Prospect medics caught in crossfire

Prospect medics caught in ATOS benefits crossfire

About 200 medical professionals in Prospect face even more uncertainty as their employer, ATOS Healthcare, seeks an early exit from a controversial £500m contract with the government.

The company announced that it was seeking an early withdrawal from the Department for Work and Pensions work capability assessment contract, after a series of protests outside 45 ATOS offices over the way assessments have been conducted. The contract was due to end in August 2015.

Prospect National Secretary Geraldine O'Connell said: "Sadly, it is our members who are delivering this contract and have been caught in the crossfire.

"Already they have felt themselves to be the scapegoats of government policy and borne the brunt of criticisms that should have been addressed to the DWP and the government.

"Now they face even more uncertainty as the contract comes up for review."

There have been persistent personal and online death threats against the ATOS Healthcare staff who conduct assessments on sick and disabled people. Based on their reports, the DWP then decides who is eligible for benefits.

About 163 incidents of the public assaulting or abusing staff were recorded each month last year, Atos told the Financial Times.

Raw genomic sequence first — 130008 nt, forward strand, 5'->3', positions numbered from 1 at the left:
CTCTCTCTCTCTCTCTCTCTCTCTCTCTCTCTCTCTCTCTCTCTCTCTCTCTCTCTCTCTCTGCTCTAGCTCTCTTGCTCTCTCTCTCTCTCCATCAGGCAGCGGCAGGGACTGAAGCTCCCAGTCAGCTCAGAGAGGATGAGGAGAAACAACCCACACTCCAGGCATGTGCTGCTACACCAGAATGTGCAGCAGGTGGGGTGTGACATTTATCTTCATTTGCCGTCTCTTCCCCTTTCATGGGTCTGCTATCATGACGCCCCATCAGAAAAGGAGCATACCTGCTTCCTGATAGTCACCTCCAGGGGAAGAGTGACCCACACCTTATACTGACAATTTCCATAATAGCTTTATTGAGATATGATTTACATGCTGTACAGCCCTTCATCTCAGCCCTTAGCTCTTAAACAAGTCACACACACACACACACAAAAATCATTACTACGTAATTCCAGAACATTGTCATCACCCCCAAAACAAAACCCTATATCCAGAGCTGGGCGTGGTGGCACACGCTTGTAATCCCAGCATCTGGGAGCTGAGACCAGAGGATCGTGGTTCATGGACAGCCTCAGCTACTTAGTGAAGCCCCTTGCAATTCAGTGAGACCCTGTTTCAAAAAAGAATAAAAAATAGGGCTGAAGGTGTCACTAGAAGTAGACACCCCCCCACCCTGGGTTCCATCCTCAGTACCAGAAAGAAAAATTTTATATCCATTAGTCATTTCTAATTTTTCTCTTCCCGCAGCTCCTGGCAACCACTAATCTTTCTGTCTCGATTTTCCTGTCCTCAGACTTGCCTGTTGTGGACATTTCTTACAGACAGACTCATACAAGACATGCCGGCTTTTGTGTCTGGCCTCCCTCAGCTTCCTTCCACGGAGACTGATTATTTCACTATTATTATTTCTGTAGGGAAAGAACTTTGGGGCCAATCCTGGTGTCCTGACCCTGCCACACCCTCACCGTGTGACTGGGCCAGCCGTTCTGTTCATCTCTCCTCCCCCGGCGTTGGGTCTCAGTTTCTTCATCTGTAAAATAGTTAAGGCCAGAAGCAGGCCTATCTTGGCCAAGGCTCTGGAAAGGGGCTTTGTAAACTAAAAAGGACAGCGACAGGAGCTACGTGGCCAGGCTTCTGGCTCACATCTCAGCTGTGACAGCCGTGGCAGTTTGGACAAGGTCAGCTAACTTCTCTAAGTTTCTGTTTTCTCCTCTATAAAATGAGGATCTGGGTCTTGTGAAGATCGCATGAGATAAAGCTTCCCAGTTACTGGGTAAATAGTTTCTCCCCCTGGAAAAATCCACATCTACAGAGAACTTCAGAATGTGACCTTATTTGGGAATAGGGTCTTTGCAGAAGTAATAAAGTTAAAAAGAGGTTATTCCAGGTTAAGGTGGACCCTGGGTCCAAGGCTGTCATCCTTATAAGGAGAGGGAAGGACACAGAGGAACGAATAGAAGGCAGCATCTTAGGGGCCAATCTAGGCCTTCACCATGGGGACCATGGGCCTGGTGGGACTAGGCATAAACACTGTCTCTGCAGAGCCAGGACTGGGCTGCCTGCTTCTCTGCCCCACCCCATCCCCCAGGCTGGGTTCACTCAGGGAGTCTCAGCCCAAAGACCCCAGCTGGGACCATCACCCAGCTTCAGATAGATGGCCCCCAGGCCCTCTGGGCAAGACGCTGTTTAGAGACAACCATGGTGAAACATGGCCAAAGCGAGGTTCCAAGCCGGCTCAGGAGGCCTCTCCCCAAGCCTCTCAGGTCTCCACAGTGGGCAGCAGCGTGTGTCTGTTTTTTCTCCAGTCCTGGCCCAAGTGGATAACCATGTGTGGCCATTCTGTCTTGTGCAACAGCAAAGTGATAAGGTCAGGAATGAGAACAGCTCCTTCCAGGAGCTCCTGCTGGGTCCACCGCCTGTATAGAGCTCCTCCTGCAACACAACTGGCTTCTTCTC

The French IT company said it viewed the current contract as 'outdated' and not working for claimants, the DWP or ATOS Healthcare. The political environment had become untenable and it was no longer fair to employees to leave them vulnerable to attack.

Prospect is not yet clear how the DWP will redesign any new contract for 2015 – possibilities include a single contract across the UK or a series of regional arrangements.

"Either way, it is going to be a huge logistical challenge to transfer this work, and all the attendant IT support to a new provider," said O'Connell. "For this reason alone, this is unlikely to be a quick process."

Prospect is providing advice to members about the application of the Transfer of Undertakings (Protection of Employment) Regulations if they are transferred to another company.

TUPE regulations apply to organisations of all sizes and protect employees' rights when the business they work for transfers to a new employer.

O'Connell said Prospect would be party to all consultation arrangements, once a company has been chosen for the new contract.

Atos has been the sole provider of the benefits contract since 1998, when the then Labour government first gave this work to the private sector. The company earns revenues of £110m a year from the current arrangement.